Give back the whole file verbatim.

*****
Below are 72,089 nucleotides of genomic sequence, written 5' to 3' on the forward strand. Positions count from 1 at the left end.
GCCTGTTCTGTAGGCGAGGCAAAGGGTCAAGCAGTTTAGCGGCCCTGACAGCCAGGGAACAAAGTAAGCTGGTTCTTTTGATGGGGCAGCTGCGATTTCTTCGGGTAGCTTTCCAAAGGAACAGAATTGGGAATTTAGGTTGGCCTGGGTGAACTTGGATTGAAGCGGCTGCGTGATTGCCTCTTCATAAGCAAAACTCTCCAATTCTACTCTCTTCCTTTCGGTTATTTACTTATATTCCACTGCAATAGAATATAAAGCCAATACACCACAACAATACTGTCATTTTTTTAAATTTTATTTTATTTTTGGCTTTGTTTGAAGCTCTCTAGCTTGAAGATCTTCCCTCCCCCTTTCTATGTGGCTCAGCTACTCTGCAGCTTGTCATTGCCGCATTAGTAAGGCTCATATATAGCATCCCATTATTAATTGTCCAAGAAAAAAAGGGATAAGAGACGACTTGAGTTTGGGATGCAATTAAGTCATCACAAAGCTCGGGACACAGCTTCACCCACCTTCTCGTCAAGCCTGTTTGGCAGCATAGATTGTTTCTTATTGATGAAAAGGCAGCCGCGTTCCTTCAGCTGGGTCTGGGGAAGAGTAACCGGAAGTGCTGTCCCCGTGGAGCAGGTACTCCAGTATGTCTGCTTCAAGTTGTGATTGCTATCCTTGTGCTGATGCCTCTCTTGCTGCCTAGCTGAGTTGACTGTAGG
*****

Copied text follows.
Below are 72,089 nucleotides of genomic sequence, written 5' to 3' on the forward strand. Positions count from 1 at the left end.
GCCTGTTCTGTAGGCGAGGCAAAGGGTCAAGCAGTTTAGCGGCCCTGACAGCCAGGGAACAAAGTAAGCTGGTTCTTTTGATGGGGCAGCTGCGATTTCTTCGGGTAGCTTTCCAAAGGAACAGAATTGGGAATTTAGGTTGGCCTGGGTGAACTTGGATTGAAGCGGCTGCGTGATTGCCTCTTCATAAGCAAAACTCTCCAATTCTACTCTCTTCCTTTCGGTTATTTACTTATATTCCACTGCAATAGAATATAAAGCCAATACACCACAACAATACTGTCATTTTTTTAAATTTTATTTTATTTTTGGCTTTGTTTGAAGCTCTCTAGCTTGAAGATCTTCCCTCCCCCTTTCTATGTGGCTCAGCTACTCTGCAGCTTGTCATTGCCGCATTAGTAAGGCTCATATATAGCATCCCATTATTAATTGTCCAAGAAAAAAAGGGATAAGAGACGACTTGAGTTTGGGATGCAATTAAGTCATCACAAAGCTCGGGACACAGCTTCACCCACCTTCTCGTCAAGCCTGTTTGGCAGCATAGATTGTTTCTTATTGATGAAAAGGCAGCCGCGTTCCTTCAGCTGGGTCTGGGGAAGAGTAACCGGAAGTGCTGTCCCCGTGGAGCAGGTACTCCAGTATGTCTGCTTCAAGTTGTGATTGCTATCCTTGTGCTGATGCCTCTCTTGCTGCCTAGCTGAGTTGACTGTAGG